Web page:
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HeatSmart volunteers, from left, Barbara Baatz, Susan Gilbert, Andy Winslow (coach), Amos Meeks and Brucie Moulton.

UPDATED, April 30: HeatSmart introduced its four vetted installers April 23 at Town Hall. About 80 local residents attended.

“It’s exciting to be at this stage of the HeatSmart campaign, having our vetted installers here today,” said Ken Pruitt, Arlington’s energy manager and HeatSmart campaign’s municipal representative. Pruitt and others spent many hours vetting the installers, to make sure customers get the best quality equipment and most professional installation practices.

Four technologies, four installers

HeatSmart provides four clean-energy options: air source heat pumps, ground source heat pumps, solar hot water and modern wood heating.

All four installers provide top-notch customer service, pricing and quality.

  • Air-source heat pumps – New England Ductless

Air-source heat pumps move heat efficiently from one place to another. In the summer, they transfer heat out of a building, working like an air conditioner or refrigerator, cooling and dehumidifying the building. In the winter, they run in reverse, heating the building.

New England Ductless specializes in both ducted and ductless technologies. “Our heat pumps operate at full capacity down to 5 degrees F,” says Joseph Wood, president and owner. “Even at 13 degrees F below zero, they still operate at 75 percent of their capacity, and wind chill does not affect their operation.”

  • Ground-source heat oumps – EnergySmart Alternatives

Similar to air source heat pumps, this technology heats and cools buildings by transferring heat, picking up heat in winter, and discharging it in summer. However, unlike air source heat pumps, they use the earth’s relatively constant temperature (approximately 50 degrees, 6 to 8 feet below the surface) to transfer heat to or from a building, and to or from the ground.

“Our products can meet 100 percent of a building’s heating and cooling needs. They’re also 300 percent more efficient that traditional heating/cooling because they use the ground as a source to heat and cool, which is free. The heat is transferred, so there’s no combustion or waste out the chimney, as with traditional heating/cooling,” says Melanie Head, co-owner.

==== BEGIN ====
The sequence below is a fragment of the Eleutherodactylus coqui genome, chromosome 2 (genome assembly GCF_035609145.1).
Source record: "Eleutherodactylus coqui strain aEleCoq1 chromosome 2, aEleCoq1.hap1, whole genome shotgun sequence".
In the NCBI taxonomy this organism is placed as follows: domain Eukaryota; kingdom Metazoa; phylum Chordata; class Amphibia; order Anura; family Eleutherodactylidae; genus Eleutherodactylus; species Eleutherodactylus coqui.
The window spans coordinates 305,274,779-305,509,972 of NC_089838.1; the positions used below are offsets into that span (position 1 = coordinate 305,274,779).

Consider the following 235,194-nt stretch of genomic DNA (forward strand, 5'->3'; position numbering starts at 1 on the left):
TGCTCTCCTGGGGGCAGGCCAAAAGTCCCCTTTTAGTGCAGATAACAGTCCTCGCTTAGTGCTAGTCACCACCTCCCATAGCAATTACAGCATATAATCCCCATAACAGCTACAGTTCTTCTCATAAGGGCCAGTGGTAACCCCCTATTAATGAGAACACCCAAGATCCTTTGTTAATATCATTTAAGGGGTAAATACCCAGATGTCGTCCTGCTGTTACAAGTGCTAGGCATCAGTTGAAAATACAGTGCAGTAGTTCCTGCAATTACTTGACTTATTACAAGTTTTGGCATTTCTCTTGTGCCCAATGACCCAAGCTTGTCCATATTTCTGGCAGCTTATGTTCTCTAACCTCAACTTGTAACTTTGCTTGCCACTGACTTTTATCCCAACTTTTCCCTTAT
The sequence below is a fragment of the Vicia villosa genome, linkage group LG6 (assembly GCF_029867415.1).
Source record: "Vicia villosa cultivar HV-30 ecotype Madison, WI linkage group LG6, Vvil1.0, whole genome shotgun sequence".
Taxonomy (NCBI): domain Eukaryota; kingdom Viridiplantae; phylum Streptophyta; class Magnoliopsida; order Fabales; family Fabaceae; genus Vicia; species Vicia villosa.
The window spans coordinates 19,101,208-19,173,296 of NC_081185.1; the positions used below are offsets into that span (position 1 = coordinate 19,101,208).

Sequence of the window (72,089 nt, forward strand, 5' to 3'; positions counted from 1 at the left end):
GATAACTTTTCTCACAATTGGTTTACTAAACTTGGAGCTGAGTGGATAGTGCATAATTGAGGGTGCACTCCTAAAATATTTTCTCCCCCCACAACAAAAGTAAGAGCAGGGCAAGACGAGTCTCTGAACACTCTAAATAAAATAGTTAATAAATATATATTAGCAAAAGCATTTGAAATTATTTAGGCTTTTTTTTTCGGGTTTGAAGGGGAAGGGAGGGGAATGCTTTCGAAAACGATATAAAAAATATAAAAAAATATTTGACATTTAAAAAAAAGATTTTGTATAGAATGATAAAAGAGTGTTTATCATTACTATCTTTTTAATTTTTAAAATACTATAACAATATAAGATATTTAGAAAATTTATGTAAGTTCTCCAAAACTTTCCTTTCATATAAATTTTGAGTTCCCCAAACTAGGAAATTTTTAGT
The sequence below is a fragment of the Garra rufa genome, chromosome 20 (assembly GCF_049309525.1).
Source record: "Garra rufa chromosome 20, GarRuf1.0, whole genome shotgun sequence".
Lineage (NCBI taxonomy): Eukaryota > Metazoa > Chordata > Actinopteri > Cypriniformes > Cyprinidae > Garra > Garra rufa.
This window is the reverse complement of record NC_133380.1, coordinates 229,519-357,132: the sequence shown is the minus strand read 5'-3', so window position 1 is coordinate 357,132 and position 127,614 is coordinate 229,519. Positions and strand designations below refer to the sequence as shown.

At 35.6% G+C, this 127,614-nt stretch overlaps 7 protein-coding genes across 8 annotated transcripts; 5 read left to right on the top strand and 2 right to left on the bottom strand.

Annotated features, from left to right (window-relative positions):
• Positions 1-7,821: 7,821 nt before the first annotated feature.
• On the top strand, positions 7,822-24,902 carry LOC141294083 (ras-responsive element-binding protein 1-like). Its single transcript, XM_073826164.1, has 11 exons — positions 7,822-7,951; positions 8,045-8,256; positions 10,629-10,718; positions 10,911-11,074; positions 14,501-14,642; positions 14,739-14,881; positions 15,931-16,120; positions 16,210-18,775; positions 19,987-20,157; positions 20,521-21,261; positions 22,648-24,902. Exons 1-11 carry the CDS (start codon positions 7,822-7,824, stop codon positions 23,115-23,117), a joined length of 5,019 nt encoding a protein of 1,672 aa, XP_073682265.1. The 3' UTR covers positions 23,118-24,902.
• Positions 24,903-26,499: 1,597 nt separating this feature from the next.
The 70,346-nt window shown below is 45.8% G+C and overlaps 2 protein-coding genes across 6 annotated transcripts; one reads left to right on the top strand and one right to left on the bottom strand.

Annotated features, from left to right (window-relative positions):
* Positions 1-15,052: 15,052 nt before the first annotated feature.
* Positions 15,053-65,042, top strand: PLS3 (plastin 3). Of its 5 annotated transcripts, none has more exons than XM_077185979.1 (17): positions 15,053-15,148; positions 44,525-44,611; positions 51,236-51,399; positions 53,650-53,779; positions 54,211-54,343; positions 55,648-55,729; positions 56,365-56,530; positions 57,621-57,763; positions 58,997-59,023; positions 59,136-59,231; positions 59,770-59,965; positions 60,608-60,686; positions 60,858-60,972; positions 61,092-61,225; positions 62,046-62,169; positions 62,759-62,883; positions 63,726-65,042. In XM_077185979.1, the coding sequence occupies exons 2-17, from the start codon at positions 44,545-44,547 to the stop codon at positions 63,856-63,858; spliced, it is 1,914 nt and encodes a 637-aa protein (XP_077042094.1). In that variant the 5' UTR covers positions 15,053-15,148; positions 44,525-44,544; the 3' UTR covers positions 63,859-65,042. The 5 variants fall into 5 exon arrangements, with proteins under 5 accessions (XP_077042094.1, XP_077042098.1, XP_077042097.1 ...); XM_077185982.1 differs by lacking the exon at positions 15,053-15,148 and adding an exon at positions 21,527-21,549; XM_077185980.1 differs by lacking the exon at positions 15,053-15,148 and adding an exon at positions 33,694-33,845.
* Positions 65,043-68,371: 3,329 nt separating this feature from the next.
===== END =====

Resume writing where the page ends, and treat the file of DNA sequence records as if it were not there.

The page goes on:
Customers can also add accessories, such as humidifiers, high-grade filtration, smart thermostats and fresh air systems, Head added.

  • Solar hot water – New England Solar Hot Water

Unlike solar photovoltaic electric, solar hot water takes free solar energy from the sun and converts it to heat (not electricity). The sun heats up a panel through which a liquid is circulated, and a tube then transfers this heat to water for both domestic water use and radiant heating. Solar hot water has been around for more than 50 years, and modern collectors are now 75 percent efficient.

“The systems use roof collectors to heat a solar tank acting as the energy ‘battery’.” This solar tank can have integrated ‘backup’ and replace an existing tank, or simply preheat the cold water fed to an existing water heater,” says architect John Moore.

“Our storage tanks have a lifetime warranty, requiring minimal maintenance, and we also offer on-line monitoring,” added Moore.

  • Modern wood heating – Caluwe

“We specialize in biomass solutions for heat, for example forced hot water or steam from wood pellets,” says owner Marc Caluwe.

A wood pellet heating system’s components include a: storage bin (for pellets), boiler, thermal storage tank, and heat system, such as baseboards or floor heat. The pellets, delivered by truck, are pure product, with no additives, and must be sustainably sourced, added Caluwe.

For more information, or to sign up for an installation, visit www.HeatSmartArlington.com.

March 30, 2019: Town’s HeatSmart kicks off, as 80 warm to energy program

Feb. 6-March 28, 2019: Learning about Earth-friendly home heating, cooling

This news announcement was published Friday, April 12, 2019, and updated April 26.